[Thanks to Laurie Anstis of Boyes Turner who is standing in for Daniel Barnett during holiday absence, and to Dr John McMullen of Wrigleys Solicitors LLP for preparing this case summary]
Does an employer's reasonable belief that a contract is illegal, and a fear that he would be exposed to penalties provide a defence to an employee's claim for non payment of wages based on that contract?
No, says the EAT in Okuoimose v City Facilities. The question was whether the contract was illegal, not whether it was thought to be illegal.
The claimant was a member, by marriage, of the family of an EEA national. By virtue of the Immigration (European Economic Area) Regulations 2006 (SI 2006/1003) she was at all times entitled to reside and work in the UK. But a Home Office stamp in her passport confirming this expired. She was then suspended from pay for a period until a confirmatory letter from the UK Border Agency was available. The claimant made a claim for unlawful deductions from pay over the suspension period under s 13 of the Employment Rights Act 1996. The employment judge held the contract was illegal and unenforceable during that time.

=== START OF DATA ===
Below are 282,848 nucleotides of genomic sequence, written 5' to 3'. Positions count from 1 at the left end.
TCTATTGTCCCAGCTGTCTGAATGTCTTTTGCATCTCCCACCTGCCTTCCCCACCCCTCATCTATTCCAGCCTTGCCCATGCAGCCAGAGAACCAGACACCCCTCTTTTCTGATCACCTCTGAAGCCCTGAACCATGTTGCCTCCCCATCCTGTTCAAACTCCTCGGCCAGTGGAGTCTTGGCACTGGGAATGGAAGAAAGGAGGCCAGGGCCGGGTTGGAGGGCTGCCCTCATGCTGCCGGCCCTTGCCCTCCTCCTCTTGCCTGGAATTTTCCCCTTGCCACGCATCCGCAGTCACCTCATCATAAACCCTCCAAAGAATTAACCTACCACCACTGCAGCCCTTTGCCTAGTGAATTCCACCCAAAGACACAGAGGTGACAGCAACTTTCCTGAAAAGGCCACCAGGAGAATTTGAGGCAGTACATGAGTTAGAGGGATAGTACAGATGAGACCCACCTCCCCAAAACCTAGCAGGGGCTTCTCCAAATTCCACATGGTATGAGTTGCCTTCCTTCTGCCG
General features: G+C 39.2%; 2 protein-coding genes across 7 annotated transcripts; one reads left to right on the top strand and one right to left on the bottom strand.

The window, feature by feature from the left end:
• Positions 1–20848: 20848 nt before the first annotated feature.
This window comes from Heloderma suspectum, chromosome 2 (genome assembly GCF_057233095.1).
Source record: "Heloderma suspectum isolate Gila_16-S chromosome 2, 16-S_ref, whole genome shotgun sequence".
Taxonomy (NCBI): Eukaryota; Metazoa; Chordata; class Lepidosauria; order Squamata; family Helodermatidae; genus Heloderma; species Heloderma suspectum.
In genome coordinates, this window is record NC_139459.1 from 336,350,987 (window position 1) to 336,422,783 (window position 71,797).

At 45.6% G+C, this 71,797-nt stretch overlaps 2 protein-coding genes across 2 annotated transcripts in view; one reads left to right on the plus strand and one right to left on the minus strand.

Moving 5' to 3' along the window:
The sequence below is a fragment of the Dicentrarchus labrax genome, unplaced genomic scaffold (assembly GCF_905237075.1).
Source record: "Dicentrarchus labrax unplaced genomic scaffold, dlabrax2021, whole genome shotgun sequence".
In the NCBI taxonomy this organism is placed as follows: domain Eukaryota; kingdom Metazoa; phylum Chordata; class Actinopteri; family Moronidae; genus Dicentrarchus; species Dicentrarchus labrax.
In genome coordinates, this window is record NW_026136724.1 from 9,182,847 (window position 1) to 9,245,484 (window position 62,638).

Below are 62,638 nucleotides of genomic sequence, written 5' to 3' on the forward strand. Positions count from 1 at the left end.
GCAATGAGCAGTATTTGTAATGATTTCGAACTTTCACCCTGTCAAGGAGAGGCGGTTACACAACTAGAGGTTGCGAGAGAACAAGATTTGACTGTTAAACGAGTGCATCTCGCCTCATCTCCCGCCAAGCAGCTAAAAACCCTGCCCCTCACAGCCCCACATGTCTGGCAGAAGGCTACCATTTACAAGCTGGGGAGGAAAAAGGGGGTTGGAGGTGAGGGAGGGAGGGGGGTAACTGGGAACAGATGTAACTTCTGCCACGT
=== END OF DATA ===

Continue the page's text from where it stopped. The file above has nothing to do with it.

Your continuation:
The EAT (HHJ McMullen) overturned this decision. The claimant was entitled to work in the UK at all times and this was not affected by the failure obtain a new stamp in her passport. It was therefore irrelevant whether the employer was behaving reasonably, or thought it was behaving reasonably, or that it was worried about penalties. The claimant's claim therefore succeeded.